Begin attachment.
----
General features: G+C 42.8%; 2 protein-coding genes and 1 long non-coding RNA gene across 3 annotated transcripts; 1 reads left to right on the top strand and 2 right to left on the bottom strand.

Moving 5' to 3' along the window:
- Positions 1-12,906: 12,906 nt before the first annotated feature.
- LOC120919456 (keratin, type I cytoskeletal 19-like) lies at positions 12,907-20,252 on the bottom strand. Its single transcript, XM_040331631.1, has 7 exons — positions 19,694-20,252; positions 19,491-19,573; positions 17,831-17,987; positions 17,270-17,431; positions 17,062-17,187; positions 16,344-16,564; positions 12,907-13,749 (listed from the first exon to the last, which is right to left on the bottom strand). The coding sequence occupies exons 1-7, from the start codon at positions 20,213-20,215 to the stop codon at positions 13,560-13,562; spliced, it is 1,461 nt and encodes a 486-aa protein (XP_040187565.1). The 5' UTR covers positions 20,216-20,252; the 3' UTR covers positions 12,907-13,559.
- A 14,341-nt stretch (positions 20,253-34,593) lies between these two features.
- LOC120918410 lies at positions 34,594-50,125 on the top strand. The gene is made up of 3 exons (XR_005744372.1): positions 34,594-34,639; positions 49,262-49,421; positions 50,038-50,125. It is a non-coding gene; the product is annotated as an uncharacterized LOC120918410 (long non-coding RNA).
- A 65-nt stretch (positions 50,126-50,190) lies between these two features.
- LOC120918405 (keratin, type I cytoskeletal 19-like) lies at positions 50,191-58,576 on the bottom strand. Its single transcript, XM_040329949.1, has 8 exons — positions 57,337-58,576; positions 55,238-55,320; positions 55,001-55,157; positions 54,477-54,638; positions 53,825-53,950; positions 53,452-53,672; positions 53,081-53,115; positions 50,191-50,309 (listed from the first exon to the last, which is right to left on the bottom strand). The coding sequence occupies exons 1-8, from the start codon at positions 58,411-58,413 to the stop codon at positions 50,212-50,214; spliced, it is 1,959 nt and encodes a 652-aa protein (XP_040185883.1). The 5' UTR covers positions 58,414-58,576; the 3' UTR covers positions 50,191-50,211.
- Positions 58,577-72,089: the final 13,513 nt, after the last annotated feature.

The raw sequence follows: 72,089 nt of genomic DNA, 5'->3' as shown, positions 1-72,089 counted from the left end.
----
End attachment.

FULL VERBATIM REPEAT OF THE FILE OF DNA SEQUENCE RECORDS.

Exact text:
General features: G+C 42.8%; 2 protein-coding genes and 1 long non-coding RNA gene across 3 annotated transcripts; 1 reads left to right on the top strand and 2 right to left on the bottom strand.

Moving 5' to 3' along the window:
- Positions 1-12,906: 12,906 nt before the first annotated feature.
- LOC120919456 (keratin, type I cytoskeletal 19-like) lies at positions 12,907-20,252 on the bottom strand. Its single transcript, XM_040331631.1, has 7 exons — positions 19,694-20,252; positions 19,491-19,573; positions 17,831-17,987; positions 17,270-17,431; positions 17,062-17,187; positions 16,344-16,564; positions 12,907-13,749 (listed from the first exon to the last, which is right to left on the bottom strand). The coding sequence occupies exons 1-7, from the start codon at positions 20,213-20,215 to the stop codon at positions 13,560-13,562; spliced, it is 1,461 nt and encodes a 486-aa protein (XP_040187565.1). The 5' UTR covers positions 20,216-20,252; the 3' UTR covers positions 12,907-13,559.
- A 14,341-nt stretch (positions 20,253-34,593) lies between these two features.
- LOC120918410 lies at positions 34,594-50,125 on the top strand. The gene is made up of 3 exons (XR_005744372.1): positions 34,594-34,639; positions 49,262-49,421; positions 50,038-50,125. It is a non-coding gene; the product is annotated as an uncharacterized LOC120918410 (long non-coding RNA).
- A 65-nt stretch (positions 50,126-50,190) lies between these two features.
- LOC120918405 (keratin, type I cytoskeletal 19-like) lies at positions 50,191-58,576 on the bottom strand. Its single transcript, XM_040329949.1, has 8 exons — positions 57,337-58,576; positions 55,238-55,320; positions 55,001-55,157; positions 54,477-54,638; positions 53,825-53,950; positions 53,452-53,672; positions 53,081-53,115; positions 50,191-50,309 (listed from the first exon to the last, which is right to left on the bottom strand). The coding sequence occupies exons 1-8, from the start codon at positions 58,411-58,413 to the stop codon at positions 50,212-50,214; spliced, it is 1,959 nt and encodes a 652-aa protein (XP_040185883.1). The 5' UTR covers positions 58,414-58,576; the 3' UTR covers positions 50,191-50,211.
- Positions 58,577-72,089: the final 13,513 nt, after the last annotated feature.

The raw sequence follows: 72,089 nt of genomic DNA, 5'->3' as shown, positions 1-72,089 counted from the left end.